The stages on this event were very fast and smooth and the best so far. We had two problems: firstly we caught a car with a flat wheel within three miles of the start of the ten mile stage, and because of dust on the stage could not see to get past. This lost us a minute.

The second problem, we discovered was that the servo to the front brakes stopped working and this left us with no front brakes, however, we managed to finish with a class second and sixteenth overall. We then held a six point lead in the Century Oils/ Rallysport Championship.

George works hard to keep at least one wheel on the road at the demanding military range at Salisbury Plain.

Carsport: It would appear that the points system for this series takes note of class performances rather than the overall result.

George: Yes, that’s one encouraging aspect of this series, the fact that if you do well in your particular level the rewards you could still win the championship, regardless of the class in which you are competing.

Carsport: How did things go in the fourth and fifth rounds of the championship?

George: Round four was the worst event of the championship so far. It started in Norwich and consisted of stages on disused airfields and four laps of the Snetterton race circuit. We were leading our class by over half a minute until we got a puncture on stage eight, however, we managed to drive to the end of the stage. Things didn’t improve any on stage nine when I hit a rock with the front wheel damaging the steering rack and this left the car almost impossible to drive.

It was no surprise when we spun off on a slippery corner, this saga losing us at least two minutes. Back at the service area the crew took the rack off and straightened it. Things do happen in three‘s so the bonnet flew up on stage eleven. We lost another 30 seconds eventually finishing seventh in the class. That left us joint leaders of the Championship.

George still managed a Class win on his second visit to the Short Out Stages despite a broken throttle cable, and unusually, a broken steering wheel.

After that I was glad when we did well in the fifth round, the Sort-Out Stages, of which I had good memories from last year. It started at the Highpost Hotel near Salisbury with the first few stages on the legendary plains which had very wide and fast chalk surfaces. There were two stages at the test track at Bagshot finishing at the Country Club, Farnborough. The only trouble we had was on the sixth stage when the throttle cable broke. Then the steering wheel broke. Lucky for us, my wife was watching the rally and had our road car at the finish of the stage, so we took off the steering wheel and left her with the broken one. We finished first in the Class and fifth overall, 92 seconds behind the winning Escort B.D.A. after sixty miles of stages. As a result this left us with a 3 point lead overall in the Championship. With three rounds to go we would like to increase on this lead and try and pull off what would be a very pleasing Championship win.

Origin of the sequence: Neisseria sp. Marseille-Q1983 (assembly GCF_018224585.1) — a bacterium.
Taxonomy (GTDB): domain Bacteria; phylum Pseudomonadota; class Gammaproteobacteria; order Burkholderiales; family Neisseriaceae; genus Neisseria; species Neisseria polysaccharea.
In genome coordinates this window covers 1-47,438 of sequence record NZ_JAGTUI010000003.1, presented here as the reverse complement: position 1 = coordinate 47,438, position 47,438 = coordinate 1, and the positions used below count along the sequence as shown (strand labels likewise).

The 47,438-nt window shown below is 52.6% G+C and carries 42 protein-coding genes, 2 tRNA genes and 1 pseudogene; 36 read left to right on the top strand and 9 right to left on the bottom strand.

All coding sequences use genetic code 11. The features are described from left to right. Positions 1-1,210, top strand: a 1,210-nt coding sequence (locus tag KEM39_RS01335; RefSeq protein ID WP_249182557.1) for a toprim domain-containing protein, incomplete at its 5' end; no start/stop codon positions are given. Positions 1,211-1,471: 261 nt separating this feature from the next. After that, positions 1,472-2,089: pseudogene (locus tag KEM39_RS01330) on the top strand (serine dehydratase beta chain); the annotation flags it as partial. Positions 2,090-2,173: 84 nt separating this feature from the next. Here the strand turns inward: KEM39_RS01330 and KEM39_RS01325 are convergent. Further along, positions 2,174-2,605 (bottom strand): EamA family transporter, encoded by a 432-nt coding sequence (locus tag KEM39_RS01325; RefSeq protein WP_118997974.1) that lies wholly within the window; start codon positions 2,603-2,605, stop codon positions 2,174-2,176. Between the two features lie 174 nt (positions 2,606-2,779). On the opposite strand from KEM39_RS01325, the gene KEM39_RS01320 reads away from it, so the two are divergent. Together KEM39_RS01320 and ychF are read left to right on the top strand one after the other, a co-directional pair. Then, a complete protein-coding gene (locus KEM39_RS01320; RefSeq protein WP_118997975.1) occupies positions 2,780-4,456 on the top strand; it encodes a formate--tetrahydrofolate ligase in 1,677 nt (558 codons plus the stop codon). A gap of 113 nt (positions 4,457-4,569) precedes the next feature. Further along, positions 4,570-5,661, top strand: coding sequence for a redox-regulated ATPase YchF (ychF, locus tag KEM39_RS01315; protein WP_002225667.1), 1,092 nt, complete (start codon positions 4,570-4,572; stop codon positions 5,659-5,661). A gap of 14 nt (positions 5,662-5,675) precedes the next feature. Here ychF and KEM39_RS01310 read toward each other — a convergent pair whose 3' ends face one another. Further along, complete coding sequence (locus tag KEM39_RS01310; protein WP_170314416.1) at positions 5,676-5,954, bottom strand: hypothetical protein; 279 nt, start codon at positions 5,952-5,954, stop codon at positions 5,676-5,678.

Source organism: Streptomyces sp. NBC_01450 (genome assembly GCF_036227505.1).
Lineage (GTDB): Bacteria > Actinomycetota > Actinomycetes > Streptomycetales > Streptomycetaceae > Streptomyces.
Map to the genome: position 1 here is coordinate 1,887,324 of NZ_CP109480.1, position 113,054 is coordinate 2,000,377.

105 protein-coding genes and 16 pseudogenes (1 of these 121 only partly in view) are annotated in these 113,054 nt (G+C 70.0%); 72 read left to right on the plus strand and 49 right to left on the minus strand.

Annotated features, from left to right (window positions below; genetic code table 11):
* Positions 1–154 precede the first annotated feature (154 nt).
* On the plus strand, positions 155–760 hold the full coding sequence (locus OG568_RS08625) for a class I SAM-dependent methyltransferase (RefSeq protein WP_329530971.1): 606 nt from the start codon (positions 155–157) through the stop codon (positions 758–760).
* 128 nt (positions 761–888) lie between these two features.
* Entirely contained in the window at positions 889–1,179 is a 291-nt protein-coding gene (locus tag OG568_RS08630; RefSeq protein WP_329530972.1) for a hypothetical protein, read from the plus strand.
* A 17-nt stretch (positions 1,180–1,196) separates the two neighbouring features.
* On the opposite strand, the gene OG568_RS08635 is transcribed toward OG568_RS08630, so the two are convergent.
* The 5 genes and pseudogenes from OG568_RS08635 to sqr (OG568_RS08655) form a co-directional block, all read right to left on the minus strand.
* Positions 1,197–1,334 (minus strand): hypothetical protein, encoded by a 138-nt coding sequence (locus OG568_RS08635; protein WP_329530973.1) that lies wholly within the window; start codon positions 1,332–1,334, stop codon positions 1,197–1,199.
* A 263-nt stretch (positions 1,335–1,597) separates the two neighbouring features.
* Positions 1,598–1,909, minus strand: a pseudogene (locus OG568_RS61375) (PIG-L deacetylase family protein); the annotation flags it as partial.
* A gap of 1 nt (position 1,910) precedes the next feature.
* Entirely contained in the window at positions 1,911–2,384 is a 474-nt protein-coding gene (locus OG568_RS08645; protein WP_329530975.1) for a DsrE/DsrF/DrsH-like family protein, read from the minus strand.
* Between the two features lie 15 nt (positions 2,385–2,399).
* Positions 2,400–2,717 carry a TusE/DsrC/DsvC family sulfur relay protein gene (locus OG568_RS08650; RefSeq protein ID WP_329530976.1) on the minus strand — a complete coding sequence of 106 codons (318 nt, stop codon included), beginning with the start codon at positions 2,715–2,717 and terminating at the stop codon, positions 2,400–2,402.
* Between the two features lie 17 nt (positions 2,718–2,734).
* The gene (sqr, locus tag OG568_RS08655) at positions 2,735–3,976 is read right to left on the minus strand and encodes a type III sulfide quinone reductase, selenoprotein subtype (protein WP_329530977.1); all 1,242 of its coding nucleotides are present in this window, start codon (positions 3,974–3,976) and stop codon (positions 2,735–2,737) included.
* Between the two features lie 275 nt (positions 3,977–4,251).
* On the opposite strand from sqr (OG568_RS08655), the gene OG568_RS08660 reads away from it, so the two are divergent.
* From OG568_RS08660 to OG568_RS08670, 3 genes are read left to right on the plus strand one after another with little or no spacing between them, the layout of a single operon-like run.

Carsport: What about the last event?

George: The 6th round of the Championship was the Mewla Stages in South Wales, an all tarmac event run on the Epynt Ranges on pace notes. This was the first tarmac event I had done for two years and the first time using pace notes since they were last used on the Donegal International. We used Pace notes that John had made with Colin Malkin some years ago. Again we started at No. 2.

The 1982 Mewla Stages used the Epynt military ranges and George was able to rely on the experienced note reading of John Billet.

The first three stages were dry so we used slicks. At the service it started to rain, but we decided to keep the slick tyres on, but, when we got to the stages the rain came down very heavily; as a result we lost a lot of time and dropped down to fourth in class. At the next service we changed on to wet racers and we then started putting up better times and pulled back to 2nd in class.

John then made his first mistake of the year on this event by signing us in a minute early at a time control which put one minute on to our stage times. This put us back to 3rd in the Class. This now leaves us with a one point lead overall in the Championship.

Carsport: All we can say is very well done George and we hope you win the Championship. You’ll certainly deserve it.

Post Script: After the interview with CarSport, George and John would indeed go on to win the Championship.

George and John with their Champions Trophy for the 1982 Season.